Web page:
Star Trek: The Next Generation Armageddon's Arrow, Dayton Ward. 2015 Pocket Books 390 pages, paperback. (6 out of 10)
For Captain Picard and the crew of the U.S.S. Enterprise, it's been seven years since the events of "Star Trek: Nemesis." With the Pocket Books series of Next Generation, Deep Space Nine, and Voyager books, it's been an eventful time. Will Riker and Deanna Troi have their own starship, the U.S.S. Titan, and they're out exploring space and stuff. Space station Deep Space 9 was destroyed and rebuilt, the Borg gutted the Federation, Admiral Janeway gave her life to wipe out the Borg threat once and for all. For Picard and his own crew--he and Doctor Crusher got married, they have a four year old son Rene, Commander Worf is his Number One, and Geordi La Forge still his chief engineer. Over the course of more than a dozen novels, a new crew has emerged that's nearly as rich as the one we all came to know during the seven years the show was on the air. Central to this story are Vulcan engineer Taurik (who we met in the seventh season TNG episode "Lower Decks") and the half-Vulcan, but very human T'Ryssa Chen. Others like the security chief Aneta Smrhova, a Cardassian helmsman Glinn Dygan, and a Betazoid security officer Rennan Konya make this a more diverse crew than any televised Enterprise has ever had. It's a good crew, and I've read enough of the other books in the series that reading this new adventure is enjoyable, but almost lazy. As with most tie-in novels, there's only so much that can happen to the characters while keeping the status quo.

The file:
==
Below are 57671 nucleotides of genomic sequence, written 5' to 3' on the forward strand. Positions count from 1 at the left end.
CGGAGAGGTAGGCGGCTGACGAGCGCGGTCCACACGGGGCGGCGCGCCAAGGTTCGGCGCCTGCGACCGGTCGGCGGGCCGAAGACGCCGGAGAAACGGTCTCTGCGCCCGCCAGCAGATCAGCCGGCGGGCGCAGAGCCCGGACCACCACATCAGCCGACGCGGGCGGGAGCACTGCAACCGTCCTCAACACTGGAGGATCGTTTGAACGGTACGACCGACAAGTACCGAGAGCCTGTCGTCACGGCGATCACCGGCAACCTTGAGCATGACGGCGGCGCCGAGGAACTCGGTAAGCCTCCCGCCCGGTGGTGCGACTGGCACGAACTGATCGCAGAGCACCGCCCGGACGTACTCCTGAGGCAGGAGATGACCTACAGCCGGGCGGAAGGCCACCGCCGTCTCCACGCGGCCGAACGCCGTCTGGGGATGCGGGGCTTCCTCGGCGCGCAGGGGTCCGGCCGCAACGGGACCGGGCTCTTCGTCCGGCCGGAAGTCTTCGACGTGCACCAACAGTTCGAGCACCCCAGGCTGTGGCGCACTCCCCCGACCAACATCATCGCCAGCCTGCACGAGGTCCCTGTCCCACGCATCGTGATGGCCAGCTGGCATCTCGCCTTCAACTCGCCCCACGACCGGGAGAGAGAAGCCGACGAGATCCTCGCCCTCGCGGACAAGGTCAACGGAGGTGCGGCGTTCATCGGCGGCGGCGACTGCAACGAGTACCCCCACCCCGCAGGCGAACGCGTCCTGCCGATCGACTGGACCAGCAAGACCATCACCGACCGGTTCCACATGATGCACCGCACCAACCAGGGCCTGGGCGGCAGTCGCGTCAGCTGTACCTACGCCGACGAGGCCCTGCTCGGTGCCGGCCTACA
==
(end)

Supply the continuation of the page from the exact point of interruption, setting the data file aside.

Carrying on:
This ends up being a pretty average adventure for the Enterprise crew. The ship is finally out of Federation space, actually exploring again. Most of the previous novels have been involving Federation survival, war, assassinations, cover-ups...it's nice to be free of that baggage and meeting some new races. The part of space they come into is called "the Odyssean Pass," which has hundreds of inhabited worlds, but has only been explored by probes. They come across an alien ship that dwarfs the Enterprise, but has been drifting for decades. There are two survivors on the ship, but they're in suspended animation. As the crew learns more about the ship, they see that it's actually a superweapon--big enough to destroy entire planets. Turns out it belongs to the Raquilan, a race at war with the Golvonek for centuries. They occupy two planets in the same star system, and this superweapon was built by the Raquilan as their final solution. At some point in the future, they built the planet-killer, then sent it back in time to destroy the Golvonek homeworld before the war started. Except they missed their target time, so when Picard and crew intercept it, it's been dormant and drifting for 120 years.
As the Enterprise crew learns what's been happening, and realizing they're caught in the middle of what will be not only a violation of the Prime Directive, but also a bloodbath, it's up to Picard to find a resolution to the conflict.Sound familiar? It should. There's always a challenge to these books--how do you tell a story that has enough Trek DNA to make it appealing to someone looking for their Trek fix (just make another TV series already -- a limited run on Netflix, something), but a unique enough story that you're selling the reader a new experience? Author Dayton Ward succeeds in telling a nice Star Trek story, but I felt like I've seen it play out on television or read it already. Not just once, either. Both Kirk and Picard have mediated similar conflicts before, with similar solutions. The planet killer is right from the classic episode "The Doomsday Machine," which even the characters in the book comment on. It just felt like it was well-worn territory, and although Ward does do some good things with characterization, and he makes it an enjoyable tale, it was interchangeable with about a dozen other books or episodes.
If you're a die-hard fan of TNG, or you've kept up on Pocket Books' Star Trek publishing universe, this was fine. It was a fix. But after a few years of books where big things really did happen, this one felt like an episode of the week. If I'm only getting a few Star Trek books per year, I expect more.